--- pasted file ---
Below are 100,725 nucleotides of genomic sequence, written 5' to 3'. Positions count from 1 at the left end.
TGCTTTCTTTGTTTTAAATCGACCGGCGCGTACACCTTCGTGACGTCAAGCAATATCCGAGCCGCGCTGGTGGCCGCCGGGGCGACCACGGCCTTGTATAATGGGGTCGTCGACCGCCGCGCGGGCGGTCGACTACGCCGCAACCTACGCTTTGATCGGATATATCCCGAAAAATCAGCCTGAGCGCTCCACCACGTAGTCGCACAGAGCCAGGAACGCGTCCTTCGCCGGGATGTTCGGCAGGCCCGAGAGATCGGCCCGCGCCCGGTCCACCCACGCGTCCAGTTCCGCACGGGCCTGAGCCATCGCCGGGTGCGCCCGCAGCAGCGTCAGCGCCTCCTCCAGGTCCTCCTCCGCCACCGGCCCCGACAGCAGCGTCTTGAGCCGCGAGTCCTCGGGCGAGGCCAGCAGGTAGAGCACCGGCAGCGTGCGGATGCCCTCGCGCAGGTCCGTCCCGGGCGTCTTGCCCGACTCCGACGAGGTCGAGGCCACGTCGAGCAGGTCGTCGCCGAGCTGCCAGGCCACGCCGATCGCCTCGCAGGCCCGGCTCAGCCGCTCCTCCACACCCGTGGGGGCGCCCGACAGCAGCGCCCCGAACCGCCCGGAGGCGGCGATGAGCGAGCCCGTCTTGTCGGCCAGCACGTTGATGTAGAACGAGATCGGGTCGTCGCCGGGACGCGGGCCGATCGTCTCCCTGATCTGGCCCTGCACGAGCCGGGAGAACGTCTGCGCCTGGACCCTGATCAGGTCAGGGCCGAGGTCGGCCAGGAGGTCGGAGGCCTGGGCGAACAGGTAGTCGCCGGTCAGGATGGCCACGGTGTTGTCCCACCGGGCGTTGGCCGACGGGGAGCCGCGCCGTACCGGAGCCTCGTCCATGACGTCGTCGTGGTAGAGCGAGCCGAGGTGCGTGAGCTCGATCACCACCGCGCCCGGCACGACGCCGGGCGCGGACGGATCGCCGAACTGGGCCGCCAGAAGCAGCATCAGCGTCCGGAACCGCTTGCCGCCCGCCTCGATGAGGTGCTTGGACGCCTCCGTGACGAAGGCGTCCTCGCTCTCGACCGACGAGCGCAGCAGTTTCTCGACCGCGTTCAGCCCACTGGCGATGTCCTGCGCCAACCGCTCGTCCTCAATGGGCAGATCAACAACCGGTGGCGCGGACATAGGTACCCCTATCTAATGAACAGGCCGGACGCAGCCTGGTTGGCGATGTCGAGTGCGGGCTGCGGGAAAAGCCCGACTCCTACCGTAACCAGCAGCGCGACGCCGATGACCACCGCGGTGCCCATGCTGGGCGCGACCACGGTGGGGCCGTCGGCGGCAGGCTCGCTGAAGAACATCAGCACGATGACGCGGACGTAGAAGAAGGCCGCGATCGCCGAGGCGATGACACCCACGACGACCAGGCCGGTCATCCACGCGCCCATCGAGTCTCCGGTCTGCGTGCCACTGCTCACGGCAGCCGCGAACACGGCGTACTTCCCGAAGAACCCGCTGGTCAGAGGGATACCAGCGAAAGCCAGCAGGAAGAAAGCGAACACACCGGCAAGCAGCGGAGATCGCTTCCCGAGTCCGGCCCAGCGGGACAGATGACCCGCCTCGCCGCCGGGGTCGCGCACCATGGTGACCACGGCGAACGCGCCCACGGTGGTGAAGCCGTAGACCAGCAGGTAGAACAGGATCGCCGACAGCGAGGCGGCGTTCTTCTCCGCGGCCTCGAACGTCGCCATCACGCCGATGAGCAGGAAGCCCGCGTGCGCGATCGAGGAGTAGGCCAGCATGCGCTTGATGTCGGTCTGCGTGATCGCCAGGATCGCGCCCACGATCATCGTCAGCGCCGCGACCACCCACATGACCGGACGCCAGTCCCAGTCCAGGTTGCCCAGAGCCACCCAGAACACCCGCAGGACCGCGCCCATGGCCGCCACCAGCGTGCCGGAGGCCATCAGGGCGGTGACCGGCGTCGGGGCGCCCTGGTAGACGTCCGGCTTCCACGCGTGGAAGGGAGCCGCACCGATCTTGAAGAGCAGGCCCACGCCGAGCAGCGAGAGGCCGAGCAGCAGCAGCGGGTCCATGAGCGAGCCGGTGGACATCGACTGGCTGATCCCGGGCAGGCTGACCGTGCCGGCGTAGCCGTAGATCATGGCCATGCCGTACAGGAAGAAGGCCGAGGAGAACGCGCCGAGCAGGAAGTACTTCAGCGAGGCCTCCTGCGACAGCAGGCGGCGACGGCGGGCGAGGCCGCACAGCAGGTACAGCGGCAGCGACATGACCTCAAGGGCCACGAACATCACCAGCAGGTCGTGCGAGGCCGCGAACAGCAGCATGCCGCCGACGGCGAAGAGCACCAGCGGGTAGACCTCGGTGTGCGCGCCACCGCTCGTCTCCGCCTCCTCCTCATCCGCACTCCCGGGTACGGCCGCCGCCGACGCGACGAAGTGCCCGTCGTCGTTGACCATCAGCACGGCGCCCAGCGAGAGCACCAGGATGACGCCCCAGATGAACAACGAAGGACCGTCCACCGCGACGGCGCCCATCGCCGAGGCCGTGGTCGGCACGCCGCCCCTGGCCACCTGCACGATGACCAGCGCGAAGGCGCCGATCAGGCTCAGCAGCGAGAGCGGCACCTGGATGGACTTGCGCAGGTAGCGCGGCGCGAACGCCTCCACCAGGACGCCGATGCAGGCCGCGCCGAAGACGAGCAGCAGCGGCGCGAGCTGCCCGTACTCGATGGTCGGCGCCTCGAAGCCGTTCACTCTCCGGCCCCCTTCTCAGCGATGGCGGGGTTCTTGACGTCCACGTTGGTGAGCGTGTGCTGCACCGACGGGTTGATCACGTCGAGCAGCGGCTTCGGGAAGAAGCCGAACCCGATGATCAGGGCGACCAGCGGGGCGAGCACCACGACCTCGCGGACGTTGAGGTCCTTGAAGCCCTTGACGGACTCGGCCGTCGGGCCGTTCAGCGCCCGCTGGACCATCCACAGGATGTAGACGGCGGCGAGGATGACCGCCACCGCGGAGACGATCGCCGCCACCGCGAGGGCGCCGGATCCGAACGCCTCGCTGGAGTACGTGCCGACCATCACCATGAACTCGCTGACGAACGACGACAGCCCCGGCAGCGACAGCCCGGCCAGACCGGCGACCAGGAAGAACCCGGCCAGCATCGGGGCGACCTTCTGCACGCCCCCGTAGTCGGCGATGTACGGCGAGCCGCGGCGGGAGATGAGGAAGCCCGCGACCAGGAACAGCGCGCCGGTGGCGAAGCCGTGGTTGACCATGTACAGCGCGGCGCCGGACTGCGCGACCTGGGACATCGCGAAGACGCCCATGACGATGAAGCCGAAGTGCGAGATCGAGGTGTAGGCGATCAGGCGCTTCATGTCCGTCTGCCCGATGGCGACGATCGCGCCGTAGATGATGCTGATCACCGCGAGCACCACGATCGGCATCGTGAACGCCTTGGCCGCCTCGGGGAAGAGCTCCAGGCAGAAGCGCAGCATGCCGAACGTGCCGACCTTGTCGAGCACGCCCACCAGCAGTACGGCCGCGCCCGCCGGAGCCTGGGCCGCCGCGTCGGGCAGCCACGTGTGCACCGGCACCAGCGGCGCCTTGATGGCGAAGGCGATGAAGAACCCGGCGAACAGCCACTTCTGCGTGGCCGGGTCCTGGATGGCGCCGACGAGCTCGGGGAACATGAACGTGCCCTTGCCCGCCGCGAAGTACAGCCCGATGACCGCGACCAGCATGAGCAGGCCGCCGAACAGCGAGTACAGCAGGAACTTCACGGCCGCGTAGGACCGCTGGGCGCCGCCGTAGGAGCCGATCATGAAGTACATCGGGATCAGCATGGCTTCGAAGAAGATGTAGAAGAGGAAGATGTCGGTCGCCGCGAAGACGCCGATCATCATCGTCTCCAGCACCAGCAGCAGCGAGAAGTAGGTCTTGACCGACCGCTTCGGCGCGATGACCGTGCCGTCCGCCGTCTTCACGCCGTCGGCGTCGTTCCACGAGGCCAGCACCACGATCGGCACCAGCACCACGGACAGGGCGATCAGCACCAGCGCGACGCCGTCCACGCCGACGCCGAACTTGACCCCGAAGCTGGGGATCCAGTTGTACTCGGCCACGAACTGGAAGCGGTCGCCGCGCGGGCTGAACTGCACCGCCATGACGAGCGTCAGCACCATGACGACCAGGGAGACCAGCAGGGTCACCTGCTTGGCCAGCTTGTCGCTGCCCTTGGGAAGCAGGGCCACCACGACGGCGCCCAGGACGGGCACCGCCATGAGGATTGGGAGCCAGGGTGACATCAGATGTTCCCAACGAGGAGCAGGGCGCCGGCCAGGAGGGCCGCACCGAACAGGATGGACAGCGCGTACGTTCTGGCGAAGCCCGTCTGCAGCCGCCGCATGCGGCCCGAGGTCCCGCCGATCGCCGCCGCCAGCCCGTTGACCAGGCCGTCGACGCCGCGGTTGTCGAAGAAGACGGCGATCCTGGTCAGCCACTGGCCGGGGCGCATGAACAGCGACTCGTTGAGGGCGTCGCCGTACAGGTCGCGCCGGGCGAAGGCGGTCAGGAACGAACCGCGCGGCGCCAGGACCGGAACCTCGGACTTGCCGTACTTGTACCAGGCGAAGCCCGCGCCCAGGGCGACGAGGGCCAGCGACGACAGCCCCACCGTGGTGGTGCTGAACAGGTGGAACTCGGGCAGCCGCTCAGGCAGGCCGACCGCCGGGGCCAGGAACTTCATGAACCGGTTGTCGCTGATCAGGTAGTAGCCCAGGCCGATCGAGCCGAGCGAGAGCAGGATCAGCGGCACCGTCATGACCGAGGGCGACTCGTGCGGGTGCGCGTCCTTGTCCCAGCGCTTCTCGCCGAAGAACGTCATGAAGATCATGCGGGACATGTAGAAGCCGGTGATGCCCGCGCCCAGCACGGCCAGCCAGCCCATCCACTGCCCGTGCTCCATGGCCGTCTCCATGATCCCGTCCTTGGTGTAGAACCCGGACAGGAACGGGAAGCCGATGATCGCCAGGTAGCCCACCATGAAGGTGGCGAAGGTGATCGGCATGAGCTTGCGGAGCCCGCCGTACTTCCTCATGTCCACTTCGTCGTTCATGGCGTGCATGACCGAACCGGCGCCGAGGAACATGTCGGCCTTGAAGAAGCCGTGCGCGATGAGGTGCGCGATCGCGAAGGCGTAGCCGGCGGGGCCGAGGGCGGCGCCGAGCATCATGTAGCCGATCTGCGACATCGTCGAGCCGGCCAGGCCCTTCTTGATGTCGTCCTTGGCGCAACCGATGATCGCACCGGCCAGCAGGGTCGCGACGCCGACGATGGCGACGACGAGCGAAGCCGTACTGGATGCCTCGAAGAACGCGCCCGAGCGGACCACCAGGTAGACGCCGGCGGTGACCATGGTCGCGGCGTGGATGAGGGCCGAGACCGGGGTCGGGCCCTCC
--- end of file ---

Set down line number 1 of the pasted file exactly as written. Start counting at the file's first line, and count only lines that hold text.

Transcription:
Below are 100,725 nucleotides of genomic sequence, written 5' to 3'. Positions count from 1 at the left end.